Nigel Terry plays the legendary King Arthur in director John Boorman's stylish, sensual and gory version of the sword'n'sorcery legend. Weighing in at well over two action-packed hours, it's a visual feast of mystical derring-do boasting early appearances from Liam Neeson (as Gawain) and Gabriel Byrne (as Uther Pendragon). From possession of the sword Excalibur by Uther to the death of his son, King Arthur, it's certainly not for the faint-hearted.
Director John Boorman's ambitious but dramatically wobbly romp through the entire Arthurian legend.
From possession of the sword Excalibur by Uther Pendragon to the death of his son, King Arthur, it's a gigantic slice of blood and sorcery which is not for the faint-hearted.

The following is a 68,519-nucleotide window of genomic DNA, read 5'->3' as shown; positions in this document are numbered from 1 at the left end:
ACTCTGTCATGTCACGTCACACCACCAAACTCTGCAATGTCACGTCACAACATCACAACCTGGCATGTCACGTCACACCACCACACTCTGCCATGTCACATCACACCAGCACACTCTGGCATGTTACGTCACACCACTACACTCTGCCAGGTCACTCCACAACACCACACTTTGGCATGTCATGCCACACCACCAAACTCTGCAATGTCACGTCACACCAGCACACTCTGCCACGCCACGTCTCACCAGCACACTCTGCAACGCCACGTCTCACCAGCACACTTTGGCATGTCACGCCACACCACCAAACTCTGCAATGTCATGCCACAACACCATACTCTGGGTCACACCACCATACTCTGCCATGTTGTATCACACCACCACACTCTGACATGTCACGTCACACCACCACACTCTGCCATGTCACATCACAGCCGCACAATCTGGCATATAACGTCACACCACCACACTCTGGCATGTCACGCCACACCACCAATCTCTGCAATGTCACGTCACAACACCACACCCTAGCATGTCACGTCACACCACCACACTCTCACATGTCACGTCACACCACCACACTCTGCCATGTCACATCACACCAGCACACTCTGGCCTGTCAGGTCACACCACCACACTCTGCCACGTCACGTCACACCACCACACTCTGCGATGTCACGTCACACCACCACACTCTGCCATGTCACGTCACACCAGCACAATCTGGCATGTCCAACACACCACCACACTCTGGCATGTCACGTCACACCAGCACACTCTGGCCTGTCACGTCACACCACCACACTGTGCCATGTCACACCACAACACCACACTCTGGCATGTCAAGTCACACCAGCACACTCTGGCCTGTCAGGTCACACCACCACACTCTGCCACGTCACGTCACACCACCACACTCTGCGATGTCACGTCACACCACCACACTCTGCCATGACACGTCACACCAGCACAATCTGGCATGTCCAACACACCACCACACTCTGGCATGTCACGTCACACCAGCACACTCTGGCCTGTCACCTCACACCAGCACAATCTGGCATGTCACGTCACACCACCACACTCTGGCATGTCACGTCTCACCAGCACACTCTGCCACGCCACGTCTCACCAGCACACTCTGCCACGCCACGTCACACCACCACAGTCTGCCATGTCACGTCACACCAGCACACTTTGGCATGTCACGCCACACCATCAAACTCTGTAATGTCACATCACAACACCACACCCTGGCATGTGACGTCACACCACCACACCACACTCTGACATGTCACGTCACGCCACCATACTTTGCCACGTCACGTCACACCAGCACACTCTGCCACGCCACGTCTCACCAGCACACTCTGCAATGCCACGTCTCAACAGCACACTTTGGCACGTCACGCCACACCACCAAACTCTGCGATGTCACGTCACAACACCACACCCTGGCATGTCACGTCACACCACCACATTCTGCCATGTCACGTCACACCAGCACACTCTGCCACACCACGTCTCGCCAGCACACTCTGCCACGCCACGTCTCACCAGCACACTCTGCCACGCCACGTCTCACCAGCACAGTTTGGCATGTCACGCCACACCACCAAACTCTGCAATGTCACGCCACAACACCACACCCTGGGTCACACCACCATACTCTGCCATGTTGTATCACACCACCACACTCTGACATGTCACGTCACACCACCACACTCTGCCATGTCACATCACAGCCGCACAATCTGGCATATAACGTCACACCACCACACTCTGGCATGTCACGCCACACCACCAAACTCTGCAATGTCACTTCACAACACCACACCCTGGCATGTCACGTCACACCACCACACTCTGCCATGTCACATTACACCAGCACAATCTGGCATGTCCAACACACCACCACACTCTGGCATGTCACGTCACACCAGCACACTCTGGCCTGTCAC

The result is almost always the handsomest of films to behold. Storywise it has its moments, too, although it never quite achieves the difficult blend of grandeur and madness for which it strives.
The battle scenes hold all the excitement and gore that modern wizardry will allow, but Boorman's quieter visual effects can bring gasps to the throat - and giggles, as in Helen Mirren's battle armour, which might well be authentic but seems to have strayed in from Fire Maidens from Outer Space.
Gabriel Byrne and Liam Neeson make their screen debuts, and Star Trek fans will also spot the unmistakeable features of Patrick Stewart.